EU tells UK to stop 'stupid' Brexit blame game
The European Union has accused Britain of playing a "stupid blame game" over Brexit after a Downing Street source said a deal was essentially impossible because German Chancellor Angela Merkel had made unacceptable demands.
With just 23 days before the United Kingdom is due to leave the bloc, the future of Brexit remains deeply uncertain and both London and Brussels are positioning themselves to avoid blame for a delay or a disorderly no-deal Brexit.
In a sign that Johnson's last-ditch proposals to bridge the impasse have failed, a Downing Street source said Merkel and Johnson spoke on Tuesday morning and she made clear that a deal was "overwhelmingly unlikely".
The Downing Street source said if Merkel's position on Northern Ireland remaining in the EU's customs union was the bloc's position, then a deal was impossible.
"If this represents a new established position then it means a deal is essentially impossible not just now but ever," the Downing Street source said. A spokesman for the German chancellor confirmed the call had taken place but declined to comment further.
The EU was scathing: "Boris Johnson, what's at stake is not winning some stupid blame game," European Council President Donald Tusk said on Twitter.
"At stake is the future of Europe and the UK as well as the security and interests of our people. You don't want a deal, you don't want an extension, you don't want to revoke, quo vadis?"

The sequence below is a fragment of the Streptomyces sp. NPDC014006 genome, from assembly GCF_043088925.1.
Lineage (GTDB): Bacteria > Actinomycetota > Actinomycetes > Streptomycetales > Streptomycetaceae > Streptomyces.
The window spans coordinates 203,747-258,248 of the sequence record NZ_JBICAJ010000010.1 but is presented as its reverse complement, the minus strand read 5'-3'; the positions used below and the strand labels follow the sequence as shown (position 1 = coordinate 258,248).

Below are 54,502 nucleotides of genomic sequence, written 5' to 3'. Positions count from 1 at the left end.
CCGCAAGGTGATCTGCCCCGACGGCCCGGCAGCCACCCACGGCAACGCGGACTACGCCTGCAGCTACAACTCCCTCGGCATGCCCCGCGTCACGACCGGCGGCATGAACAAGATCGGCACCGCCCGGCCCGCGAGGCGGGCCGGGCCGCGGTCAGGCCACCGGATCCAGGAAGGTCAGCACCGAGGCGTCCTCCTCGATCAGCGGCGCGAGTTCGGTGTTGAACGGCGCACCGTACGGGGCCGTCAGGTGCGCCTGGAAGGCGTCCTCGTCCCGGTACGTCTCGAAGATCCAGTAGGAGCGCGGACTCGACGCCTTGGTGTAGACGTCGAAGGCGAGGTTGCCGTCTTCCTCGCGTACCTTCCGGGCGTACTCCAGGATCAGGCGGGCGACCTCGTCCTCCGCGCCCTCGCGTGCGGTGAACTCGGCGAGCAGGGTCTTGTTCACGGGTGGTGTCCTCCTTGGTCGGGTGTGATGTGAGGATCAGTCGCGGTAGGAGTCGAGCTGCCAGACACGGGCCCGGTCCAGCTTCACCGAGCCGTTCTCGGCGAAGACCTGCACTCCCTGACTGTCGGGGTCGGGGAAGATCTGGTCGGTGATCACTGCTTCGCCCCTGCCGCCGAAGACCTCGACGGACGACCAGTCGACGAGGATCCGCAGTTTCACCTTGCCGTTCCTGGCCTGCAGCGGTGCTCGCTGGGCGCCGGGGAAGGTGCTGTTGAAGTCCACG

Merkel said that for a deal, Northern Ireland would have to stay in the EU's customs union and full alignment with the EU forever, the Downing Street source said.
The leader of the small Northern Irish party that supports Johnson's government accused the EU and Ireland of trying to trap the British territory in a permanent customs union.
The opposition said Johnson was trying to apportion blame for the failure of the negotiating process.
"This is yet another cynical attempt by No.10 to sabotage the negotiations," said Keir Starmer, Brexit spokesman for the Labour Party, adding the British parliament needed to unite to stop him.
"Boris Johnson will never take responsibility for his own failure to put forward a credible deal. His strategy from day one has been for a no-deal Brexit."
A separate Downing Street source told Reuters that unless the European Union compromises and did a Brexit deal shortly, the United Kingdom would leave without a deal.
Johnson has consistently said the UK will leave the EU on October 31 with or without a deal, though a law passed by parliament demands he write a letter to the EU asking for a delay if he cannot strike an exit deal by October 19.
He has said he would abide by the law but Britain would leave the EU by the end of the month, without explaining that contradiction.
He has also repeatedly demanded an election but parliament has refused to grant one.
© AAP 2019